Like other women of abuse that I've come to know in books, Layla found the strength to leave it behind. The damage was done though. She wasn't the Layla of ten years ago. Smiles were hard to come by, laughter even more so. Rebuilding her self-esteem was essential and she did it slowly, carefully. She learned to be strong for herself, to see her self-worth. She also learned to open her heart again to the one man she maybe should have taken a chance on years ago.

Cole was a man worth taking a chance on. With him, she found a reason to really smile and laugh and love. And Cole... I wouldn't call him disillusioned. He knew she was different than before, could see it in her eyes and in her body language but he loved her anyway.

Because that is what love is. Its rock steady and unconditional. It doesn't sway because a meal is cooked wrong, something wasn't put where it was supposed to be, or a too-short dress was worn in public. It forgives. It forgets. It heals. It helps you move forward. Despite what comes, despite what others say, that kind of love is unwavering and true. I wouldn't have believed that any of these would be possible to see in this story if I hadn't seen how Layla grew from fearful of a man's touch to anticipating her man's touch.
In one way or another, they were always making love. When two people were as close as they were, lovemaking didn't stop when you left the bedroom. It was there in every touch, every conversation, every moment of shared happiness that made a relationship into a union that nothing could break. (Kindle, ARC, Loc 2734)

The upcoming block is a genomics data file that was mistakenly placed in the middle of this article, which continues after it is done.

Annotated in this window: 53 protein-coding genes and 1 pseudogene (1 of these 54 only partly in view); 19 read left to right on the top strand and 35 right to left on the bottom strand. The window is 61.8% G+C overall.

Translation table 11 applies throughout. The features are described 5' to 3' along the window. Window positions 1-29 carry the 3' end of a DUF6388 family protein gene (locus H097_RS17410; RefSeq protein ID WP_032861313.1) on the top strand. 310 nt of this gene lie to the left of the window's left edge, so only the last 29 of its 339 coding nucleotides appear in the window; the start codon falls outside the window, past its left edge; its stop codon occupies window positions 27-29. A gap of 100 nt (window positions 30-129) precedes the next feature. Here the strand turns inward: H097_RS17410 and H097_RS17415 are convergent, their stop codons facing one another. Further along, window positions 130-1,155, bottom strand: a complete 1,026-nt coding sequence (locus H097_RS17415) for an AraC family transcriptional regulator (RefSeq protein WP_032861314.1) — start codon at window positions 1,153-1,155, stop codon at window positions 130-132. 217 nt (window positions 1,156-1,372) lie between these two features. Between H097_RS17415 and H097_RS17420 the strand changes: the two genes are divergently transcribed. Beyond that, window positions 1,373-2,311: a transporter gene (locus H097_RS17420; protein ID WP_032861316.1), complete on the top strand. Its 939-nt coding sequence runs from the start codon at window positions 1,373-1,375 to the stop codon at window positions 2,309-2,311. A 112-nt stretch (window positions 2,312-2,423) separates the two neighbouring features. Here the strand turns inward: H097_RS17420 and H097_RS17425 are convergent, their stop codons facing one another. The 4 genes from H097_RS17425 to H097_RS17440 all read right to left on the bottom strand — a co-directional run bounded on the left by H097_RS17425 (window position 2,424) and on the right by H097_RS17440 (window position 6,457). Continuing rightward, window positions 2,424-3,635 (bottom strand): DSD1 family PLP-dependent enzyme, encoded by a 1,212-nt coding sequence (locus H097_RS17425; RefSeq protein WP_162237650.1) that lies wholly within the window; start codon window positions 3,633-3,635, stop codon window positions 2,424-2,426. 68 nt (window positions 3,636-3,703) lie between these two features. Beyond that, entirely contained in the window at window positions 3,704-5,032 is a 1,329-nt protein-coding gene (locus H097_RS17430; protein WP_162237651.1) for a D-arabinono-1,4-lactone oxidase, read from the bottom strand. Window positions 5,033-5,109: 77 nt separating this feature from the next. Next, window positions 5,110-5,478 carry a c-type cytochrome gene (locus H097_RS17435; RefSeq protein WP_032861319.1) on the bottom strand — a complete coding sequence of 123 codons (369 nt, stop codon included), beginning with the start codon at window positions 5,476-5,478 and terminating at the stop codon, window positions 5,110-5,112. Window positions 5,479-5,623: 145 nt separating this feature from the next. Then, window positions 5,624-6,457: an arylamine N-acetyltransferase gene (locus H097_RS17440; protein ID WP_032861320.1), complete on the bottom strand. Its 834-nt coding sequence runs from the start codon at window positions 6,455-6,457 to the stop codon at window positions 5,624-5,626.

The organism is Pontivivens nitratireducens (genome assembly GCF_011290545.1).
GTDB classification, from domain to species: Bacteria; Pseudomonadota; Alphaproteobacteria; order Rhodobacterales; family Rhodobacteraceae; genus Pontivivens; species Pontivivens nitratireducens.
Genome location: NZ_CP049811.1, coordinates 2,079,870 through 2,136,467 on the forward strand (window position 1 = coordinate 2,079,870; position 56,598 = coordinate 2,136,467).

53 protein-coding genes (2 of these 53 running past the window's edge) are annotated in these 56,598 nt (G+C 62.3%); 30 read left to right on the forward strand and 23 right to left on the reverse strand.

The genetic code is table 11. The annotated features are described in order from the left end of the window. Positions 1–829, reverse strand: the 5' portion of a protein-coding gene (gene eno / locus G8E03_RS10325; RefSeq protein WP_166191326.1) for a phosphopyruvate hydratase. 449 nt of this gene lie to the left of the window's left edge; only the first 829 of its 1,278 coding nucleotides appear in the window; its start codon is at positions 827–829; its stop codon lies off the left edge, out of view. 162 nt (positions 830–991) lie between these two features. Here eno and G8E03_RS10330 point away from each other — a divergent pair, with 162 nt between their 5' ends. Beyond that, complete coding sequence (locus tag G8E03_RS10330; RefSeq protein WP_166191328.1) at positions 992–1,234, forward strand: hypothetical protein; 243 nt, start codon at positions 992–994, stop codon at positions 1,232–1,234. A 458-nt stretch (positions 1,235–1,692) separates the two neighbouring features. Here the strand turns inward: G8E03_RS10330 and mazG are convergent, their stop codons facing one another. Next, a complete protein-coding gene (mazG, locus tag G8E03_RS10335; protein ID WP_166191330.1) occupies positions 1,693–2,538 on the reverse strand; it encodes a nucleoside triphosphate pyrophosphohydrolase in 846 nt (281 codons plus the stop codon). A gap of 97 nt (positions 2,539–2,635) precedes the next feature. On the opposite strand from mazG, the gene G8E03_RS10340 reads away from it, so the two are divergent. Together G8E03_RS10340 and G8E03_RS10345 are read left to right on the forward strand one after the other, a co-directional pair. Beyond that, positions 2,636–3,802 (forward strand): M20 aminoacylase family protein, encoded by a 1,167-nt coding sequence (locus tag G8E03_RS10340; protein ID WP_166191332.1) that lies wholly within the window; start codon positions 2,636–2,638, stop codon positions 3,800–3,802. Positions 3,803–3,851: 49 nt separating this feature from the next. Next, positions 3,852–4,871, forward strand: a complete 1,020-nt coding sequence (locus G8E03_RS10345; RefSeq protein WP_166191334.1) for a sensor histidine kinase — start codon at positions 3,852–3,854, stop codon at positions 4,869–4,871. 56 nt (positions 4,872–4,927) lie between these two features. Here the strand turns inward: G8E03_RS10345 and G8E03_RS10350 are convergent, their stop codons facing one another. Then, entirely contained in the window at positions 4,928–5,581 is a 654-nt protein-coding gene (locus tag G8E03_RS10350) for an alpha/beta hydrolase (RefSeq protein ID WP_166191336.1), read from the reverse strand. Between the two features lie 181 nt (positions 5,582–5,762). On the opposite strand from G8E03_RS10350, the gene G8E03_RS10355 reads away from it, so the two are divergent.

Ms. Evans, I swear you'll have me in tears with every book you write but I don't mind at all. Thank you for creating a world where I feel so much and come away with my heart full and content with the outcome you write for your characters. You make them real, make me want to like them, hate them, love them, sympathize with them, want better for them (or not, lol). So despite the emotional upheaval I experience reading your books, thank you. I wouldn't trade that kind of upheaval for anything.

New York Times and USA Today bestselling author, Jessie Evans, gave up a career as an international woman of mystery to write the sexy, contemporary Southern romances she loves to read.

She's married to the man of her dreams, and together they're raising a few adorable, mischievous children in a cottage in the jungle. She grew up in rural Arkansas, spending summers running wild, being chewed by chiggers, and now appreciates her home in a chigger-free part of the world even more. 

When she's not writing, Jessie enjoys playing her dulcimer (badly), sewing the worlds ugliest quilts to give to her friends, going for bike rides with her house full of boys, and drifting in and out on the waves, feeling thankful for sun, surf, and lovely people to share them with.